Condran History, Family Crest & Coats of Arms
- Origins Available:
When the Anglo- Normans began to settle in Ireland, they brought the tradition of local surnames to an island which already had a Gaelic naming system of hereditary surnames established. Local surnames, such as Condran, were formed from the names of a place or a geographical landmark where a person lived, held land, or was born. The earliest Anglo-Norman surnames of this type came from Normandy, but as the Normans moved, they created names that referred to where they actually resided. Originally, these place names were prefixed by "de," which means "from" in French. It is thought that this family derived its name from when an ancestor lived in the settlement of Caunton in the English county of Nottinghamshire. The Gaelic form of the surname Condran is Condún.
Early Origins of the Condran family
The surname Condran was first found in County Cork (Irish: Corcaigh) the ancient Kingdom of Deis Muin (Desmond), located on the southwest coast of Ireland in the province of Munster, where this ancient Norman family were granted lands by Strongbow for their assistance in the invasion of Ireland in 1172.
Important Dates for the Condran family
This web page shows only a small excerpt of our Condran research. Another 139 words (10 lines of text) covering the year 1605 is included under the topic Early Condran History in all our PDF Extended History products and printed products wherever possible.
Condran Spelling Variations
During an investigation of the origin of each name, it was found that church officials and medieval scribes spelled many surnames as they sounded. Therefore, during the lifetime of a single person, a name could be spelt numerous ways. Some of the spelling variations for the name Condran include Condon, Condone, Caunteton, Condun, Condin, Conden, Condan, Condine, Condune, Caundon and many more.
Early Notables of the Condran family (pre 1700)
Another 44 words (3 lines of text) are included under the topic Early Condran Notables in all our PDF Extended History products and printed products wherever possible.
Condran migration to the United States
A great number of Irish families left their homeland in the late 18th century and throughout the 19th century, migrating to such far away lands as Australia and North America. The early settlers left after much planning and deliberation. They were generally well off but they desired a tract of land that they could farm solely for themselves. The great mass of immigrants to arrive on North American shores in the 1840s differed greatly from their predecessors because many of them were utterly destitute, selling all they had to gain a passage on a ship or having their way paid by a philanthropic society. These Irish people were trying to escape the aftermath of the Great Potato Famine: poverty, starvation, disease, and, for many, ultimately death. Those that arrived on North American shores were not warmly welcomed by the established population, but they were vital to the rapid development of the industry, agriculture, and infrastructure of the infant nations of the United States and what would become Canada. Early passenger and immigration lists reveal many Irish settlers bearing the name Condran:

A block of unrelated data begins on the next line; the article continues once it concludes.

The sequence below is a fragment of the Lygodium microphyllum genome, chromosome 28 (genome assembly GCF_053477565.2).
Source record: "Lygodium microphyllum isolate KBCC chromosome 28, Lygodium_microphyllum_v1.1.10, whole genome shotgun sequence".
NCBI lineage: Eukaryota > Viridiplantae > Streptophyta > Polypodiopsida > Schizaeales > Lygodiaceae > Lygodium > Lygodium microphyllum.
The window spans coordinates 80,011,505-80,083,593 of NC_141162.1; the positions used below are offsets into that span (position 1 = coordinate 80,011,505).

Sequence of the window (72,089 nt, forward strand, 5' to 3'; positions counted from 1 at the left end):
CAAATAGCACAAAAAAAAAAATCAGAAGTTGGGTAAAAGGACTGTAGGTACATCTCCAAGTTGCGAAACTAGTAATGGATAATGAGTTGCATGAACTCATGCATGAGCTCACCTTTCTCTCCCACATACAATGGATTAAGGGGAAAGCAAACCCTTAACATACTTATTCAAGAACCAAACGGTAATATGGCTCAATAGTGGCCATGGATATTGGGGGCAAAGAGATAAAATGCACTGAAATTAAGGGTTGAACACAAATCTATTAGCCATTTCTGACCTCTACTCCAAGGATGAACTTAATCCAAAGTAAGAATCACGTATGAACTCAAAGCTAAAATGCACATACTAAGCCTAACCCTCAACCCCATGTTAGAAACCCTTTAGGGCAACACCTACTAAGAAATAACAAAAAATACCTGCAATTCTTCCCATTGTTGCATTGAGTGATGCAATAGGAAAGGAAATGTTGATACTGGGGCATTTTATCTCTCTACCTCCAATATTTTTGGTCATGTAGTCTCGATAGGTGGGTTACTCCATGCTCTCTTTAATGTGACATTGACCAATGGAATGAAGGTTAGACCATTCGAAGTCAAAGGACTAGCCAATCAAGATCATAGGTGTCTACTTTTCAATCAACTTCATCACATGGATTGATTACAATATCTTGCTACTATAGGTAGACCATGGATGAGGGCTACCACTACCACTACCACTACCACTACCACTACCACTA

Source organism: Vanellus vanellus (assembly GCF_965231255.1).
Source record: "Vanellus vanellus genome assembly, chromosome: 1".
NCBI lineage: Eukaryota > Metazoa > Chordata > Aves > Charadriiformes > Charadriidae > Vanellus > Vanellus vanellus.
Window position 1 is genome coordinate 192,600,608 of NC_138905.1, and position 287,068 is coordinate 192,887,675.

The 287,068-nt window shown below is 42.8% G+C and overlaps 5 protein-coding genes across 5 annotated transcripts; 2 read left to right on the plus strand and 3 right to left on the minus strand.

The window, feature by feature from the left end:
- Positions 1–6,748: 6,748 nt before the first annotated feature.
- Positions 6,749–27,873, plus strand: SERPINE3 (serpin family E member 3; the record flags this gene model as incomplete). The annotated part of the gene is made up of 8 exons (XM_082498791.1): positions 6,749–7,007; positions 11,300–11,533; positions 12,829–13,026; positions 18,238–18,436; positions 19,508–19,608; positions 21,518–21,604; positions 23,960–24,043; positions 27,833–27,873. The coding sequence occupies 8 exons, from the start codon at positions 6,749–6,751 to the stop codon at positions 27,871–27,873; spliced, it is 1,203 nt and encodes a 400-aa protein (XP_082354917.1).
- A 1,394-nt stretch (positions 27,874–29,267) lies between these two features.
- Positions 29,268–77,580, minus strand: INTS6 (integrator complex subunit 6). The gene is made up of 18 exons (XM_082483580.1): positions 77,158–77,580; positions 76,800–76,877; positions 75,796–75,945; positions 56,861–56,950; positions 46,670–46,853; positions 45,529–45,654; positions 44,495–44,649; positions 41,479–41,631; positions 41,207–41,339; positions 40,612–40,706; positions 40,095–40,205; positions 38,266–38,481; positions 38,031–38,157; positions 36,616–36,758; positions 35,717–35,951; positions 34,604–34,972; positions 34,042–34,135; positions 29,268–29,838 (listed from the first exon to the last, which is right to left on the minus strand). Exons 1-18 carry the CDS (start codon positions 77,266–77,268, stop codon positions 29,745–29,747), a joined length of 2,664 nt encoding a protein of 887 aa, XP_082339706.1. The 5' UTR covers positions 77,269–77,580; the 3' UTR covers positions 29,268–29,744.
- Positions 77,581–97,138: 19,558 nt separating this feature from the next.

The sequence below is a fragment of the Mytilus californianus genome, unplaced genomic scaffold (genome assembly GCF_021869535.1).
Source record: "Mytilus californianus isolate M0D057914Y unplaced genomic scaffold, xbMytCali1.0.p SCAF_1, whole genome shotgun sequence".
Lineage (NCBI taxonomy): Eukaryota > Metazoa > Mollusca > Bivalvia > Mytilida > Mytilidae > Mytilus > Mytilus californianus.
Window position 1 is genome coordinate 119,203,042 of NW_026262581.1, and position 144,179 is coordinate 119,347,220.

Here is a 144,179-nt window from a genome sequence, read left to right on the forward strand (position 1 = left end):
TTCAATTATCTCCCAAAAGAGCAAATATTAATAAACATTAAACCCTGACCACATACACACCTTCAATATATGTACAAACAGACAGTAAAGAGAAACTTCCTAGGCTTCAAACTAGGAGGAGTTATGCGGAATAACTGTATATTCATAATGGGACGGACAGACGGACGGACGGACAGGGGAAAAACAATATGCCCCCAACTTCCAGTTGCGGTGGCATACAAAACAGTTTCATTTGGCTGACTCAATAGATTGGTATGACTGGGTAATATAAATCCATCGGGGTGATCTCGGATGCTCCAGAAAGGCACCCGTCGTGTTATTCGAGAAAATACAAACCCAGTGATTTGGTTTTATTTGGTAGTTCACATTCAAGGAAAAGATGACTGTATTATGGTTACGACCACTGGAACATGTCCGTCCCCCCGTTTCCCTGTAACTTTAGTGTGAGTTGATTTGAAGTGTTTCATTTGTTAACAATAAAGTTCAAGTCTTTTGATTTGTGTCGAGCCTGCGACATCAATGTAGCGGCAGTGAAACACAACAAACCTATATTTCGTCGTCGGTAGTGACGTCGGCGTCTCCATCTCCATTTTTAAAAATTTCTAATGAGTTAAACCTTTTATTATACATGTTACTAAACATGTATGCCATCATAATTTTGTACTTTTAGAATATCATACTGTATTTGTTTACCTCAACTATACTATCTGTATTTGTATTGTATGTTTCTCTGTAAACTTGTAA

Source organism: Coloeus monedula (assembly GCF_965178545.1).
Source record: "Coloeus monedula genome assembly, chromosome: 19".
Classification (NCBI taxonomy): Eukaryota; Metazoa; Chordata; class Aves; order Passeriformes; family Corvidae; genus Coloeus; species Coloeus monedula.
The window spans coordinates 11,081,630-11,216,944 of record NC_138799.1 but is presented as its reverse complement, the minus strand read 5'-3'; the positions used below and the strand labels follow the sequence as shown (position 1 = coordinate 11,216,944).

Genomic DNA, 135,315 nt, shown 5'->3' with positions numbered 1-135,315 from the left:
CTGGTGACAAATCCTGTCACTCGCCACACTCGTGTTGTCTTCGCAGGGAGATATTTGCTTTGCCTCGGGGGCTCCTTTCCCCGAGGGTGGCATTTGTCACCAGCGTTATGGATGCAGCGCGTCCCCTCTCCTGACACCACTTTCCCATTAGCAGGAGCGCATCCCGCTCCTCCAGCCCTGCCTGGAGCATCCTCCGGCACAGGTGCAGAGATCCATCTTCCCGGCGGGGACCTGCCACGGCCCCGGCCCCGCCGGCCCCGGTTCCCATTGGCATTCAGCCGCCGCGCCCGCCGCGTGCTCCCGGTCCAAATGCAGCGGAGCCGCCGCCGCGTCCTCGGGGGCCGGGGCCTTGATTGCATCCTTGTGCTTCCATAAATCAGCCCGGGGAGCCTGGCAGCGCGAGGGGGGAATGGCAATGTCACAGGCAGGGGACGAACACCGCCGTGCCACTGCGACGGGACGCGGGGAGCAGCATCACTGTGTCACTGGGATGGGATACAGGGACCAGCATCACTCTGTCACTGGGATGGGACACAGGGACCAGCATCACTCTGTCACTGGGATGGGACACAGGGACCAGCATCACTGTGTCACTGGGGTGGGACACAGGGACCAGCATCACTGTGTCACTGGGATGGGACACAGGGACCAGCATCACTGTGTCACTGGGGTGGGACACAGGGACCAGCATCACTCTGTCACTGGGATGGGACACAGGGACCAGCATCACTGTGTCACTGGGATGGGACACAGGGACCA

Typical Condran Emigration from the United Kingdom to North America
Condran Settlers in United States in the 19th Century
- Patrick Condran, who settled in Pennsylvania in 1850
- Alexander, Edward, and Mary Condran, who, who arrived in New Orleans in 1850
Condran migration to Australia
Emigration to Australia
followed the First Fleets
of convicts, tradespeople and early settlers. Early immigrants include:
Condran Settlers in Australia in the 19th Century
- Biddy Condran, who arrived in Adelaide, Australia aboard the ship "Inconstant" in 1849 
Contemporary Notables of the name Condran (post 1700)
- Gretchen Condran, American Associate Professor at Temple University
- Michael Condran, American cameraman and cinematographer
You May Also Like
- ^ State Records of South Australia. (Retrieved 2010, November 5) The INCONSTANT the Voyage - 1849. Retrieved from http://www.slsa.sa.gov.au/BSA/1849Inconstant.htm